Bribery in early childhood grows directly into a sense in early adulthood that you deserve a “treat” for just completing the basic expectations of life, Hamm writes. Parents should instead consider a technique Hamm calls "reverse bribery."
Ann Hermes/The Christian Science Monitor/File
Have you ever had a two year old repeatedly attempt to climb out of a bathtub while you were trying to give that child a bath? You end up covered in soap and at the end of your rope.
Our youngest child is well into the “terrible twos.” As anyone who’s had a child can relate to, there’s this period between the ages of two and three where a child really begins to explore his or her boundaries and they learn that they can, in fact, refuse to do something that’s requested of them.
There are a lot of techniques out there for dealing with this. With almost every technique, there’s a tradeoff. One might be the best long-term solution, but it requires time and patience. Others might be much easier, but they embed questionable long-term ideas in his head.
Naturally, one of the solutions for dealing with a difficult child is bribery. For example, I might offer him an extra bedtime story if he stops rebelling in the bathtub at night.
Bribery is a very simple and effective solution to an immediate problem. The child is sated with the idea of receiving a reward, and the parent no longer has to deal with this mini-crisis.
The problem with bribery is that it sets up a long-term expectation for a reward in exchange for something that should be expected behavior.
Bribery in early childhood grows directly into a sense in early adulthood that you deserve a “treat” for just completing the basic expectations of life – finishing your work day or so on. It’s a very expensive precedent to start setting in a child’s life.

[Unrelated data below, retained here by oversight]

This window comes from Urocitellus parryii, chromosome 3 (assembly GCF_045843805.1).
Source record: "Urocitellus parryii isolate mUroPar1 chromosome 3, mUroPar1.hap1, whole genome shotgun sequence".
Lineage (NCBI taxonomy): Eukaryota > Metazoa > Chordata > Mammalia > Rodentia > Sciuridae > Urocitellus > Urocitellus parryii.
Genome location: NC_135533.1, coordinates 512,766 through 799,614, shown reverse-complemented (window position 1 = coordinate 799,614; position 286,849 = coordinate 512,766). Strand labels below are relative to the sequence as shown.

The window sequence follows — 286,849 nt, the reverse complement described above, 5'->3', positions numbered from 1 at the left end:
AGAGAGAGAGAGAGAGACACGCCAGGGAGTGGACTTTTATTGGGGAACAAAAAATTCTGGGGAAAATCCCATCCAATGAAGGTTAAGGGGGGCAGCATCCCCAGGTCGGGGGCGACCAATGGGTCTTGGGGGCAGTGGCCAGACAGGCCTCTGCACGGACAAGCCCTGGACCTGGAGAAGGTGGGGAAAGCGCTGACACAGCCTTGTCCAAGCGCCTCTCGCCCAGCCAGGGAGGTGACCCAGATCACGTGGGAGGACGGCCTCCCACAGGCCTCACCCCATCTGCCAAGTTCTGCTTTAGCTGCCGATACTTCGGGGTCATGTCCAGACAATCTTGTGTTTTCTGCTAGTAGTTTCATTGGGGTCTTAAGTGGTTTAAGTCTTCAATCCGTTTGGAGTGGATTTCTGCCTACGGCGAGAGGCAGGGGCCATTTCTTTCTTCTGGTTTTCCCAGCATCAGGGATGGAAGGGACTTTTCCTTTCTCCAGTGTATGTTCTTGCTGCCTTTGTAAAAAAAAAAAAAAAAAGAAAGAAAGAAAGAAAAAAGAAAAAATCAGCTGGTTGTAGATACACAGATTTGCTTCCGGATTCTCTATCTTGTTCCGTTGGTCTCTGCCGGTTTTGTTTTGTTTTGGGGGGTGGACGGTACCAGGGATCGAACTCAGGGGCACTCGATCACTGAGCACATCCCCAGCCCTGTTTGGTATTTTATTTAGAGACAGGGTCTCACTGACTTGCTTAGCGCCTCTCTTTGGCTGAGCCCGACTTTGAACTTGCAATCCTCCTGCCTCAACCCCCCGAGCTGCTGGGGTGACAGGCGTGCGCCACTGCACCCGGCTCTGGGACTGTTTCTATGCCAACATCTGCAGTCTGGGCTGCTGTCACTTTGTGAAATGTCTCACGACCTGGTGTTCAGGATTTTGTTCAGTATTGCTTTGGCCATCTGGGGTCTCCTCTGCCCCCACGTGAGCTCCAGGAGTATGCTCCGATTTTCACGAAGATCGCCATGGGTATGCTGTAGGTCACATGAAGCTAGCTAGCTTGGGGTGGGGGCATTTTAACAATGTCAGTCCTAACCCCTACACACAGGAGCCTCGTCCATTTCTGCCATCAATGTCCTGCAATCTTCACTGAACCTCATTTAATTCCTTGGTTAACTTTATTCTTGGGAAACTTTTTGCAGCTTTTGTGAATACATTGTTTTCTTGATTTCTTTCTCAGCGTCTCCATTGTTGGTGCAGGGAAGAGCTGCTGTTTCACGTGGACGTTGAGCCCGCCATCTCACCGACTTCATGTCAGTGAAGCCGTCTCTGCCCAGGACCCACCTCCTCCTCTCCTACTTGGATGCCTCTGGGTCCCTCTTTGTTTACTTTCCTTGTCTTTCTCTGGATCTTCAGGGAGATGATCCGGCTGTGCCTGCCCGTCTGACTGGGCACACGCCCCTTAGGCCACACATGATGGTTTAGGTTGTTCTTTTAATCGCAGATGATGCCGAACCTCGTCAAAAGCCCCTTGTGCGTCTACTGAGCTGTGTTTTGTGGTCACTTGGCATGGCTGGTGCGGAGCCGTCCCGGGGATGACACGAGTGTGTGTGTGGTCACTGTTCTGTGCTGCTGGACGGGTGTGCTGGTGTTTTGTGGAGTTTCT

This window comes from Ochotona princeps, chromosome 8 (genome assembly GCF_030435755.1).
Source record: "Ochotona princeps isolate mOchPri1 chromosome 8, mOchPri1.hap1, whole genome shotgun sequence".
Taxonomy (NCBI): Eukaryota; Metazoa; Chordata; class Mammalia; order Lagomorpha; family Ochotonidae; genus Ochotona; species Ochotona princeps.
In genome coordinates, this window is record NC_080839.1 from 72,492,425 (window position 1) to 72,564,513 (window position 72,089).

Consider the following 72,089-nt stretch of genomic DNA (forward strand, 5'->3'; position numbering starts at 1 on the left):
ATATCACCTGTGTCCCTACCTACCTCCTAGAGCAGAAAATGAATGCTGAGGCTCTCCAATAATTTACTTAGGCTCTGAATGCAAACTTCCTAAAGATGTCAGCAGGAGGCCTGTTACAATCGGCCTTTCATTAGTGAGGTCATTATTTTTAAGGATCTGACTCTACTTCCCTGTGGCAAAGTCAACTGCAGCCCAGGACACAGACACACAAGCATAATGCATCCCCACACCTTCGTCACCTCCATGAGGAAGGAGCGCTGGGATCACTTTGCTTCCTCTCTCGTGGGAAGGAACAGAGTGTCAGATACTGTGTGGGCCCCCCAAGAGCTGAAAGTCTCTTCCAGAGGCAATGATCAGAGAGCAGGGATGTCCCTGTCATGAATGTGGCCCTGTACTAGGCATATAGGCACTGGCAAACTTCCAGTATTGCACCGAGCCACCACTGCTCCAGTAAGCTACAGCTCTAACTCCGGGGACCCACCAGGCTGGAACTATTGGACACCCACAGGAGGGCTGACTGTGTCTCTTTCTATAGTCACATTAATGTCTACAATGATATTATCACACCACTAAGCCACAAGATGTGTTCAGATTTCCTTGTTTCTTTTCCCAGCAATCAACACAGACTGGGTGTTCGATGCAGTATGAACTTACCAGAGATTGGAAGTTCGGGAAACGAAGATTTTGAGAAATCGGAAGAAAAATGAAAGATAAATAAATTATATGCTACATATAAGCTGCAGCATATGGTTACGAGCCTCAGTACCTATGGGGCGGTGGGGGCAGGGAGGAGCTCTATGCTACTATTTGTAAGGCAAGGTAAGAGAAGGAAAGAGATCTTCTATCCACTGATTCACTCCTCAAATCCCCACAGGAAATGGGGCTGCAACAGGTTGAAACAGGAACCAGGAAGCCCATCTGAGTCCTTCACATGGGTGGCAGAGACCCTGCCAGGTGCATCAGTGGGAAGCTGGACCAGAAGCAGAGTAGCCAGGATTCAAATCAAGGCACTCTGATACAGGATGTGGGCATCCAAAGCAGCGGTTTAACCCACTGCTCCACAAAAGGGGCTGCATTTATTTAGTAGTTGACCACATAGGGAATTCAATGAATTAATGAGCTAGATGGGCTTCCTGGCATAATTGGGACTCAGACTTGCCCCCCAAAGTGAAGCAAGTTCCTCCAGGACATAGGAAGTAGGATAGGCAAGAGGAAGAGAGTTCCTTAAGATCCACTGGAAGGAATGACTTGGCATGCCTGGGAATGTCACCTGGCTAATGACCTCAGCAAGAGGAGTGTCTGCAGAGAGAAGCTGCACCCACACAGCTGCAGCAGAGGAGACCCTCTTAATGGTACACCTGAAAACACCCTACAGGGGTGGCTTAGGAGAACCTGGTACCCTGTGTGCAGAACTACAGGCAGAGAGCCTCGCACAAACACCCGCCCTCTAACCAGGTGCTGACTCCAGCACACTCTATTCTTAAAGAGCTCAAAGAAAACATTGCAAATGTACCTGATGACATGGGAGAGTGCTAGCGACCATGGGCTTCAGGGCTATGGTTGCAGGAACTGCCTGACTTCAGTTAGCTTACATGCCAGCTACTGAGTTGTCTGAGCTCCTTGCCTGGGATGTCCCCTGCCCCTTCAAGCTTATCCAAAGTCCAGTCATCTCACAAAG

This is our third child to go through the “terrible twos,” so rather than offering bribery for behaving well, our approach is what we call “reverse bribery.”
First, we explain in very clear terms what is expected of the child. The idea is that “normal” means things like taking a bath without climbing out and without throwing soap. I’ll spell out exactly what he’s supposed to do when it’s bathtime so that there’s no question of him not understanding what’s expected.
If the rebelling continues, I’ll stop, look him directly in the eye, and tell him that he knows what he’s supposed to be doing, that this is what people do when it’s bathtime, and I usually use his parents and his older siblings as role models for how to behave.
If that doesn’t end it, I’ll simply tell him that we will put his favorite toy up for the whole day tomorrow and he won’t be able to play with it if he can’t do what’s expected of him.
Rather than bribing him, we reverse the story. If he behaves in a good, normal way, he keeps his privileges. If he rebels, he loses them.
He does not gain a thing by rebelling. The only outcome is losing something.
We’re carrying this lesson forward with our older children. They’re learning new skills and helping out more and more around the house all the time. When they pick up on a new responsibility, they’re not bribed for continuing it. They’re expected to continue it and, if they do not, they tend to lose something they already have.
The key? Neither good nor bad behavior is associated with purchasing something new.
As much as we can, we want to disassociate personal success and normal, expected behavior from special “treats.” Normal behavior is how you act all the time – it’s expected. Succeeding at something is a reward unto itself.
Will we ever resort to bribery? Perhaps on a small scale – no parent is perfect and there are always frustrating situations. However, it’s not our policy and we have other tactics in place to deal with those problems, tactics that teach much more useful life lessons.